An image comes to mind. It is of Bud Welch, who is circling the country, speaking out against the death penalty for Timothy McVeigh. The man lost his daughter in the Oklahoma City bombing. But, he says, he is a religious person. And he "forgives" McVeigh. Please. Does anyone else have the same problem with this that I do? Never mind that forgiveness is a two-way street, that is supposed to be an end product of a period of repentance and reconciliation, that it is utterly meaningless (at least, the way we Jews think of it) absent an expression of remorse and regret. No, the problem goes even deeper than the fact that McVeigh might still do the same thing all over again. Even if he McVeigh were sorry, and even if Bud Welch can go on with his life—for which, by the way, I am glad, for I cannot imagine his pain, nor how hard his own spiritual journey has been, still—even if Bud Welch wants to go on, it isn't in Bud Welch's hands to grant forgiveness.
The problem with murder is this. Forgiveness must come from the one we have offended. Guess what. Kill someone, and they can't forgive you. Not in this world. Not in this life. Sorry, Charlie. You can't make murder OK. In this way, murder is different from idolatry. You can repent from that, lead a better life, and Jewish tradition says—regarding converts, in a blunt and not-too diplomatically worded injunction—that we are not supposed to remind them of their "pork-eating, idol worshipping past." (Remember: by idolatry we mean idolatry—paganism and polytheism; Judaism considers both Christianity and Islam to be sibling monotheistic religions.)
A story is told of the time just before the execution of Adolph Eichmann, in Israel. You remember Eichmann the mastermind of the Final Solution. This is the only time in all of Israel's history that the death penalty was carried out. (Demjanjuk was convicted and sentenced to death, but then released.) Israel has capital punishment on its books only for genocide. (This has to be the case. There has to be an incentive for a terrorist holding a group of children hostage to give up, to face a different outcome if he releases the children than if he shoots them and goes down with them.) Reportedly, a pastor came to Eichmann, to speak with him before the execution. A reporter who was a Holocaust survivor confronted the pastor afterwards: "What happened? Will Eichmann go to heaven?" The pastor replied something like: "If he accepts Jesus Christ as his Lord and Savior, yes." The reporter asked: "Well, what about the million children that Eichmann slaughtered. You know the answer. It was this: Well, they did not accept Jesus. No. They don't go to heaven.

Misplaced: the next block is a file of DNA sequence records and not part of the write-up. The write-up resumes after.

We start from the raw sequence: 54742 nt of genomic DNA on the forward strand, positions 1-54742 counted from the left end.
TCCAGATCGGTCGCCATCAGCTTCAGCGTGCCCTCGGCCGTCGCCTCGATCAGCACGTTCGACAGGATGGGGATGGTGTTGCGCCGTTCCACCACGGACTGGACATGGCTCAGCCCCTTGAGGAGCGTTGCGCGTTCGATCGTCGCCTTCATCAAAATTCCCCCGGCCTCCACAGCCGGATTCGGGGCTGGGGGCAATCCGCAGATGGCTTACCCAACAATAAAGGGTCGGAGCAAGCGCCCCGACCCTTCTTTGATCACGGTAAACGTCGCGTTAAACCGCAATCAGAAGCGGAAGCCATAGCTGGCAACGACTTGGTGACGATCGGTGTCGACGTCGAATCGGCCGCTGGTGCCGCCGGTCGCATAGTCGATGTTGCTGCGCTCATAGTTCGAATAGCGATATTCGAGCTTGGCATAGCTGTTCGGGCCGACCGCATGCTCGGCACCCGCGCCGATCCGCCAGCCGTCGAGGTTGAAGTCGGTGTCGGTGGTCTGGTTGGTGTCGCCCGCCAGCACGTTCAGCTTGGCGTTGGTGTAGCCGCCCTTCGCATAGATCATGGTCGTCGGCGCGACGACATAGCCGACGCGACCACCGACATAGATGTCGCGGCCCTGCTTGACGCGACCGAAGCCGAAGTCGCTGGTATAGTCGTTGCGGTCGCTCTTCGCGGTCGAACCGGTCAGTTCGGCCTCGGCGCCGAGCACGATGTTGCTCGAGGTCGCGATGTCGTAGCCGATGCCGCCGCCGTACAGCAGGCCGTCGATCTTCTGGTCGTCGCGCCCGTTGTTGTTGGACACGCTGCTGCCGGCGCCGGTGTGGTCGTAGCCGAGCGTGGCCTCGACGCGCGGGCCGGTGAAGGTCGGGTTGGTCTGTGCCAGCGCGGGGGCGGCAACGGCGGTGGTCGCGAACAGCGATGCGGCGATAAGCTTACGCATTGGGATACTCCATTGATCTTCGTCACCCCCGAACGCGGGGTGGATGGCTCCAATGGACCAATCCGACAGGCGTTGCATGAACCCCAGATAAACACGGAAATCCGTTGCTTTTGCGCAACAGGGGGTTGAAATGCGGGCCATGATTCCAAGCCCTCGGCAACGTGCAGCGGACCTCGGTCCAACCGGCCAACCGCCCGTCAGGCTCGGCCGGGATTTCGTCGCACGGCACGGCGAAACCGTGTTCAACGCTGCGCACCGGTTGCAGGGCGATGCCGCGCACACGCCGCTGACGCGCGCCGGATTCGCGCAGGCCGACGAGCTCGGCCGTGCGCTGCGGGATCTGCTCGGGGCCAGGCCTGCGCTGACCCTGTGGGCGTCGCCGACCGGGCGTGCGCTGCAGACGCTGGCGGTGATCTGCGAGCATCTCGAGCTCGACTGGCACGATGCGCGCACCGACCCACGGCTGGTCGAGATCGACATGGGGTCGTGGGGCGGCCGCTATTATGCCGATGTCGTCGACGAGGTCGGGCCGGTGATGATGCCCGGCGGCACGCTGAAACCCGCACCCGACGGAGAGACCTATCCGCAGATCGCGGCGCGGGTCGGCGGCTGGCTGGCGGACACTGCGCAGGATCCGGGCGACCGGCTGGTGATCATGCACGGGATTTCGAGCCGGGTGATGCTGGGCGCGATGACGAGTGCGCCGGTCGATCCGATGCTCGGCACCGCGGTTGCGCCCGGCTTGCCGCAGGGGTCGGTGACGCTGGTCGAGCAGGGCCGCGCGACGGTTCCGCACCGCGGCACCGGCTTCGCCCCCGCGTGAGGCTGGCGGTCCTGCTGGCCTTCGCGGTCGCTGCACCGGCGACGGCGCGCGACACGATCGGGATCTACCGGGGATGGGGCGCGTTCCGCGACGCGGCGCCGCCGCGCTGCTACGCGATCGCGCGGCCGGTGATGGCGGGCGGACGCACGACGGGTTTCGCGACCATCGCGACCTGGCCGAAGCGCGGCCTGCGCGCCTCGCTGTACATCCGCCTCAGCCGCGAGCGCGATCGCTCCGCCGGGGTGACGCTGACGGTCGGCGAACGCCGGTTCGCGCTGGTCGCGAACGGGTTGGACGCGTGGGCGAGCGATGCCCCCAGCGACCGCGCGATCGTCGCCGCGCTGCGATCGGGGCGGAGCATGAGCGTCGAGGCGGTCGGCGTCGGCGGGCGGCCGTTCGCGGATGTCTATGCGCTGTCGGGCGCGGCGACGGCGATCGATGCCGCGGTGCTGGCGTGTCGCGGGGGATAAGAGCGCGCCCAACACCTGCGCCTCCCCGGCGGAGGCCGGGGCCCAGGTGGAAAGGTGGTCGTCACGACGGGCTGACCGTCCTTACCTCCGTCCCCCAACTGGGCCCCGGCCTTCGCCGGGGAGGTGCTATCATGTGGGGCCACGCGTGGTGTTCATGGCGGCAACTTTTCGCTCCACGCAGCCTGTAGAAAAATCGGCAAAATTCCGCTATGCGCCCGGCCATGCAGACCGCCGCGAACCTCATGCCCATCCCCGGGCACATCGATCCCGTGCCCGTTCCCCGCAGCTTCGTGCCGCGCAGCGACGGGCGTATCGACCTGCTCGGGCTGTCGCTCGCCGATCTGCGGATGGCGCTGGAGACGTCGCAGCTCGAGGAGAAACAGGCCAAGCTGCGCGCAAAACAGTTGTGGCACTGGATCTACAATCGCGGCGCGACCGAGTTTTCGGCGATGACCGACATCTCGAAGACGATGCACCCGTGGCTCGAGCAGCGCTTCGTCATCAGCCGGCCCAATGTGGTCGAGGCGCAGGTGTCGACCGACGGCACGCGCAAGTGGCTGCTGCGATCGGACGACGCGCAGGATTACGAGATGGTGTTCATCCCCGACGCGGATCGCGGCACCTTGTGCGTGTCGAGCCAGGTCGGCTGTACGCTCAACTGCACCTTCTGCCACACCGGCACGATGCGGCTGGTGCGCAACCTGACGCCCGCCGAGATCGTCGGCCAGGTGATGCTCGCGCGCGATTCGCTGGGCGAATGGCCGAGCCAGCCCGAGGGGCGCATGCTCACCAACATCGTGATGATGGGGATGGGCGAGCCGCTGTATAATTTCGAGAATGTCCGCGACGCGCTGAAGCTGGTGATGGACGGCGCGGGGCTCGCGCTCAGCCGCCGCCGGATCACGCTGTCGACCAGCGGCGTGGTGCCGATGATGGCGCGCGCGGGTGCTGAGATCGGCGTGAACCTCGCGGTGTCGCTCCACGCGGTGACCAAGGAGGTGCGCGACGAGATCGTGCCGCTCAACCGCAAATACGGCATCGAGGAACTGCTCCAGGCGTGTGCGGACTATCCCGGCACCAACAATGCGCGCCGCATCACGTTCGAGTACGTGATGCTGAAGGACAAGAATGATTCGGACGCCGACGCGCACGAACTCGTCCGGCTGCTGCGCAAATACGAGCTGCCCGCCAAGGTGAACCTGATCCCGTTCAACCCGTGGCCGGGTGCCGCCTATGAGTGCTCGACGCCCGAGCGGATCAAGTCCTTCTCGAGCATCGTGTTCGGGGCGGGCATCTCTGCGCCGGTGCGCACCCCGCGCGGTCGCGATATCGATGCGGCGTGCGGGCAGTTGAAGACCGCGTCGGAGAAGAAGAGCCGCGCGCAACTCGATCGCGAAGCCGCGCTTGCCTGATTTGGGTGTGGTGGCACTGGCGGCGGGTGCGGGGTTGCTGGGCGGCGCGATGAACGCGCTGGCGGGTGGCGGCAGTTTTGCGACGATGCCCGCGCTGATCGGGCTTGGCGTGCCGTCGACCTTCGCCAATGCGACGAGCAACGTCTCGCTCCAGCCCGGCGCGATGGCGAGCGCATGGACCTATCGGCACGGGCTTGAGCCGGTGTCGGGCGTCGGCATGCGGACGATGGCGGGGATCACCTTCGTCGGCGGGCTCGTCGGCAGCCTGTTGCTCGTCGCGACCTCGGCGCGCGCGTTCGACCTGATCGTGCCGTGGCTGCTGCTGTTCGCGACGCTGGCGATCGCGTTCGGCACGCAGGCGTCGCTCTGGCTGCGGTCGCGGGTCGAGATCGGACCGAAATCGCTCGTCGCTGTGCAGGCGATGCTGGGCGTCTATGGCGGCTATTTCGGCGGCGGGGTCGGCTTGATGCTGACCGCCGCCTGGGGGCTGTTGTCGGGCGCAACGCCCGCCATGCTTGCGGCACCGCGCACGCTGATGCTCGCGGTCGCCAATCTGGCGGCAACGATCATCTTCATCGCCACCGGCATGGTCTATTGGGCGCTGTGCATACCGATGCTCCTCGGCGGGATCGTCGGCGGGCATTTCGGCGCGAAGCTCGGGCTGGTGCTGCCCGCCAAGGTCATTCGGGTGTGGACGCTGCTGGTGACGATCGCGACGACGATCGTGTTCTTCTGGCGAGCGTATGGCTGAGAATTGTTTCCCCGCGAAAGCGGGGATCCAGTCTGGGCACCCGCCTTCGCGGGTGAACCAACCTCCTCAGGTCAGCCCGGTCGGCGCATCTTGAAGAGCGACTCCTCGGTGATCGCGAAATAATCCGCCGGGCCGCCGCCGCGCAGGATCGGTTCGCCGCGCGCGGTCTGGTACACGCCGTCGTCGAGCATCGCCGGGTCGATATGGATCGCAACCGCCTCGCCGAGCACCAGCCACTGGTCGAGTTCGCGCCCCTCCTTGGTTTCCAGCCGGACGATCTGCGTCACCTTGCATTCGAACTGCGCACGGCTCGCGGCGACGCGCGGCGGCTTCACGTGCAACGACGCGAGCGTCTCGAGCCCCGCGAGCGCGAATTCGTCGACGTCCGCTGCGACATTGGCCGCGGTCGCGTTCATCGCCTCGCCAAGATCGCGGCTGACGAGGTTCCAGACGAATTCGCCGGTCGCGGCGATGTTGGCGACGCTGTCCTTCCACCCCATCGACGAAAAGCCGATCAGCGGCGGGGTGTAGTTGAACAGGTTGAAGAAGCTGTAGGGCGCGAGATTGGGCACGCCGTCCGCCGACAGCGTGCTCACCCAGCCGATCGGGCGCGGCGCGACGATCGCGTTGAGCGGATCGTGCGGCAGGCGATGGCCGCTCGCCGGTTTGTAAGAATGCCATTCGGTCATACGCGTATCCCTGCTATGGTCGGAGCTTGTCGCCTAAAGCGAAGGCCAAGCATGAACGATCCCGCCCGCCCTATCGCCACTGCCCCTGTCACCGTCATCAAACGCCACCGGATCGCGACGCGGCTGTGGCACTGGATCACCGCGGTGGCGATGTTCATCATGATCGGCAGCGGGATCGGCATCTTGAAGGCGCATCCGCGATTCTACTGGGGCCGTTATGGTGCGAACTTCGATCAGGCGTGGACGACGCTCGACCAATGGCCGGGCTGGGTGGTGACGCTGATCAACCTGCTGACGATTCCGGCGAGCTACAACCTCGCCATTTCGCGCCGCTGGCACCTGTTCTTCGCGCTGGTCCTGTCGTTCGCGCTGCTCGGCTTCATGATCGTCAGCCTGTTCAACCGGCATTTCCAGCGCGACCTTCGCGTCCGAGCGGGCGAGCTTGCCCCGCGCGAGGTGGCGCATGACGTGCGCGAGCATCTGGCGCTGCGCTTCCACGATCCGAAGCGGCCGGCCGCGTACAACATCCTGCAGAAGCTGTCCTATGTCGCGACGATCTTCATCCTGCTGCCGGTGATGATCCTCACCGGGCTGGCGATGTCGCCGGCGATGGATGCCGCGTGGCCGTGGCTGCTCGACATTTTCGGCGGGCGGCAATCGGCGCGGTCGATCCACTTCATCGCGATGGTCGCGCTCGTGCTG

Judaism is not like this version of Christianity. (Actually, much of Christianity is not like that version of Christianity either.) Judaism is different. For us, what we do matters. Not just how we feel about it. So what hope is there? If you have murdered once, why not kill again? What difference does it make? We can find a hint of hope, I believe, in the commentary, in the margin of the page, in the fact that Jewish law is ultimately met by the uncertainty of the future, for sinner and saint alike. This is what I mean. We are told that to save a life, we can violate any commandment but three. If someone points a gun to your head and says: eat that bacon cheeseburger during Pesach or I'll blow you away, well, say the motzi and dive in.
The same is true of any other commandment—except for the three categories I mentioned in my article: murder, sexual immorality (rape and incest), and idolatry. In these cases, even if someone is threatening your life, you do not give in. You don't murder someone innocent to save yourself. How do you know your blood is redder than his (or hers)? So someone asks: well, what if you do? What if you bow down to an idol in public? What if you even—God forbid—kill an innocent, to save your own life?
I remember reading the answer. It was Rambam, I believe, who said that in such a case, who are we human beings to judge what to make of such a person? There are some things, he said, which God alone is able to sort out. And maybe...just maybe... we can stretch the case... to cover even a repentant murderer.
Then I came across this, from a Chasidic source. When a murderer dies, his or her parents and children say Kaddish for the deceased, their close relative, their loved one who has sinned... for eleven months. For once again: who are we to judge what God will do, at the end of days, at the time of reckoning?
After consultation, after thinking about it, after asking colleagues for help, this is what I will try to say, to the man who wrote me that letter: Nothing can change the past. And, nothing can make up for what you have done. But in real repentance, in true contrition, lead your life from now on in the best way that you can—whatever your circumstances—and as the best person you can be. And we can hope, and we can pray, that when you—or any of us—do meet our maker, God will know what is in our heart, as well as what our hands have done. It is not a guarantee. It is not a sure thing. It is a mystery, and a challenge...and a matter of faith.